Annus (partim) horribilis

I’ve had better years than 2012. Apart from an amazing adventure in New Zealand back in April, which was unforgettably exciting, it has rained more often than not, I’ve made little headway on the second draft of the novel, and I’ve seen the inside of hospitals and clinics more these three months than the preceding three decades combined.

In October I started struggling to cycle and to concentrate, and my heart was beating fast. The GP thought it must be asthma. My being out of breath got so bad that Mary insisted I phone the emergency doctor straight away. The nurse who called back said, “I can hear you’re out of breath – what have you just done?” When I told her I had only stood up to answer the phone, she arranged my first ever trip in an ambulance.

I had pulmonary emboli – multiple blood clots in both lungs. Often clots are only found postmortem, having caused fatal heart attacks or strokes. I was lucky not to have died. Apparently I have a strong heart. It’s rare for a 35-year old to suffer clots, and my age is probably one of the reasons I’m still alive.

Me, with pulmonary emboli, earlier

The strangest part of the condition is that we couldn’t identify a cause. No major injury or (recent) long haul flying, no history of embolism in the family. In May, when I’m off the anticoagulants, I’ll be tested for hereditary factors that may have allowed the clotting, perhaps needing the medicine for life. If it isn’t genetic, then the worry is that the same situation could arise again.

The hardest part has been the recovery – the grey area between serious illness and fitness. In hospital you know where you stand, or lie, with oxygen tubes and heart monitors and 17 syringes of your blood taken at once. And at some point in the future, I’ll be back on my bike, racing up Histon Road to the office, and throwing the children in the air when I get home.

But in between? In between is tricky.

You can’t magic blood clots away. Anticoagulants prevent any new clots forming and allow existing clots to naturally dissolve. But that takes time. Months, in fact. Plus my heart and lungs have taken one hell of a beating, and need time to repair. After a few fatigued weeks I pitched up to the office, only to end up back at the doctor with wildly irregular heartbeats. They were benign – but a wake up call that my major organs were trying to get better and I wasn’t giving them a decent break.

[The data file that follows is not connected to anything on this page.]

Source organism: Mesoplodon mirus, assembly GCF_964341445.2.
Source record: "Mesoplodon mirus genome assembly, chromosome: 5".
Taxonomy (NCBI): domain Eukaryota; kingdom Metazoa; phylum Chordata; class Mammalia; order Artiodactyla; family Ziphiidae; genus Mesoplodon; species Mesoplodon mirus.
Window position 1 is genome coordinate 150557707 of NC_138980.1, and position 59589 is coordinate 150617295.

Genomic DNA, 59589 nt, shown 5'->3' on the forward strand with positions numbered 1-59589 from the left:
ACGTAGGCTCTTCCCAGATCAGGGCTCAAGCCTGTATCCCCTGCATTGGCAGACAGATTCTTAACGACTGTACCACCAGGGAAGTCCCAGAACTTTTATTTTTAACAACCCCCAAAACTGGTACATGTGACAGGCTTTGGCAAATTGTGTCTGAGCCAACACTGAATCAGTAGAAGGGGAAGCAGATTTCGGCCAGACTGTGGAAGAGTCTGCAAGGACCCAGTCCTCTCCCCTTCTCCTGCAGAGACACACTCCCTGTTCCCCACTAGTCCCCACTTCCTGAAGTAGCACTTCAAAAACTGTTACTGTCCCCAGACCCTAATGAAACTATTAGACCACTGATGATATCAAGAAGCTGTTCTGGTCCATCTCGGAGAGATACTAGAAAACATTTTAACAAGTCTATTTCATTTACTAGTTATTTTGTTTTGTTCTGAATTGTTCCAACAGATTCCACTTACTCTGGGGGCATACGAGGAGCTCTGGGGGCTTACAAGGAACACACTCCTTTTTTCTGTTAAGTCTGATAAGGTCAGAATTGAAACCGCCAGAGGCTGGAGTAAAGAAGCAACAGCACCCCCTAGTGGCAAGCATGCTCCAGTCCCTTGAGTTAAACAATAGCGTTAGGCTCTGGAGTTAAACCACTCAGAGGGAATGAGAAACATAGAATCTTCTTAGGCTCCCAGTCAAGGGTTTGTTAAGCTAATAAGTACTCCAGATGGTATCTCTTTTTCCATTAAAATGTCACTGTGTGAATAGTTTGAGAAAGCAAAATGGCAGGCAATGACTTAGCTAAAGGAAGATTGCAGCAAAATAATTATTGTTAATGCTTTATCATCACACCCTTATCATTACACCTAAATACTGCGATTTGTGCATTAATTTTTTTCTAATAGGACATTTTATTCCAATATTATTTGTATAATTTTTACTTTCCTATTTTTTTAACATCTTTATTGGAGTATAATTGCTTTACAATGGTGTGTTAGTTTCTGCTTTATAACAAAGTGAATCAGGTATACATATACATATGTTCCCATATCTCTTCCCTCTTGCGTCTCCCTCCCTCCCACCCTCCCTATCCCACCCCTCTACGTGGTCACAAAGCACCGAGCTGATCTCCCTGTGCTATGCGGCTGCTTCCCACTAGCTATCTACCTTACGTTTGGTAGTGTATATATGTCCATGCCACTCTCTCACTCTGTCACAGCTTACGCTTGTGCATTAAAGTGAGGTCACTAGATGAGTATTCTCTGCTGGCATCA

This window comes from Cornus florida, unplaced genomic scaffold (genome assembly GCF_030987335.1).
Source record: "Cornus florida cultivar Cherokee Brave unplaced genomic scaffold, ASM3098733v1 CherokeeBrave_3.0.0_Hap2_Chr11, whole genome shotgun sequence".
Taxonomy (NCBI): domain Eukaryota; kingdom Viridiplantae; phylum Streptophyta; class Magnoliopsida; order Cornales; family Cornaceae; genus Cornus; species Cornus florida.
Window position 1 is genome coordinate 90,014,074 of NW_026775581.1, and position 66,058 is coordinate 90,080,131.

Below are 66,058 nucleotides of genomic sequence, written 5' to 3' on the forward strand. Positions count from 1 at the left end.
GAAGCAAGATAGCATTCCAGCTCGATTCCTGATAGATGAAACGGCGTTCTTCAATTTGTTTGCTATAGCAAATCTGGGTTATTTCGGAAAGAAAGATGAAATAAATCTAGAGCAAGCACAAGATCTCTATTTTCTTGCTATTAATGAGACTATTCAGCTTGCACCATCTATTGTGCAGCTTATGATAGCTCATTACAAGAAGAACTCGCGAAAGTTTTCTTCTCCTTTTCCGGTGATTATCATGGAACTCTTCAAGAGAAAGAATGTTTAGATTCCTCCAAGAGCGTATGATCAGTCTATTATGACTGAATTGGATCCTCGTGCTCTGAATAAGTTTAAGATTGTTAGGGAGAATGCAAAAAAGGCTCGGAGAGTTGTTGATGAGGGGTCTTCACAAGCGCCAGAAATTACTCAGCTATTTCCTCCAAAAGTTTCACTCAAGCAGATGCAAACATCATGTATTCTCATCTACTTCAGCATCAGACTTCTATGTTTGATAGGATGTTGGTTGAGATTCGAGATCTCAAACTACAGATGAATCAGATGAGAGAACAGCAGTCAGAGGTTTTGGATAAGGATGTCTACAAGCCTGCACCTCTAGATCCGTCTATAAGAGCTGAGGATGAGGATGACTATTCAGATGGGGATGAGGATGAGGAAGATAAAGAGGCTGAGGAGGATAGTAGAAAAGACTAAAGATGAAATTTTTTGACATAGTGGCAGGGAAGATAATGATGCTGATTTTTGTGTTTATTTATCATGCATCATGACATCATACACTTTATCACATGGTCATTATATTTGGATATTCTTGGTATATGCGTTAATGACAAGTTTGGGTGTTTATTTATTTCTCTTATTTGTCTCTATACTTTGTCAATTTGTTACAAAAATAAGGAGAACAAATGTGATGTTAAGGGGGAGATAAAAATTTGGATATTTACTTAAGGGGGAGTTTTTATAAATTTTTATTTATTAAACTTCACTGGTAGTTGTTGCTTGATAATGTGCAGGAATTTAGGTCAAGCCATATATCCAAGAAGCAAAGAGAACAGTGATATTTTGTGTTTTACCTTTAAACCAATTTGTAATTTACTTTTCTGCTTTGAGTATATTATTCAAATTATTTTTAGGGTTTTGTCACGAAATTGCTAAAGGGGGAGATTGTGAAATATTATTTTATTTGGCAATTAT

It’s frustrating. Especially when, having rested, I feel bright, only to get exhausted a day after doing normal things again. I find it hard to do nothing when I’m feeling okay in the moment. I’ve tidied every cupboard in the house. Some pulmonary embolism survivors take 18 months to recover. I’m not up for that.

It might be denial but I’ve never felt ill in myself, that is, my body has been struggling but I’ve felt perfectly well inside. Only on the first night in hospital did I consider that I might be dying – I thought how much better it would be to die now and have people say, “he could have been such an amazing novelist!” than to reach old age and prove without doubt that I’m not – although I did think how awful it would be for Mary. But since that night, and the disgusting hospital breakfast that followed, I have considered myself to be basically okay and waiting for normal life to resume.

I wish it would come quicker. I don’t feel like a lucky survivor. I feel on hold, annoyed at all this unexpected inconvenience. I can’t drink over Christmas or even next Easter, on holiday with friends. I haven’t worked a full week yet. I’ve had to cancel things I really wanted to do – from applying to a Creative Writing course and attending a writers’ workshop to running some fun new training for Fluent. I’ve had plenty of time off but been unable to write. We’re in Snowdonia at Christmas but I won’t be climbing any hills. And my wife is still having to do most of the work at home.

Mary has been incredible; quite apart from saving my life in the first place by making me phone the doctor (I’m not even the first person in the family for whom she has done that). Colleagues, friends and family have been tremendously supportive. I’m grateful for all of them, and for the myriad blessings of which my life is made – energetic children, living in Cambridge, Artificial Eye DVDs, friends releasing poetry collections and albums, cooking and eating fresh mushroom soup.

But I’m ready to feel completely better. So I’m writing off the second half of 2012, doing very little over Christmas, and hoping to hit January with more gusto. Here’s to more energy, more writing, more fun. I’m wishing you all what I want for myself – a happy new year.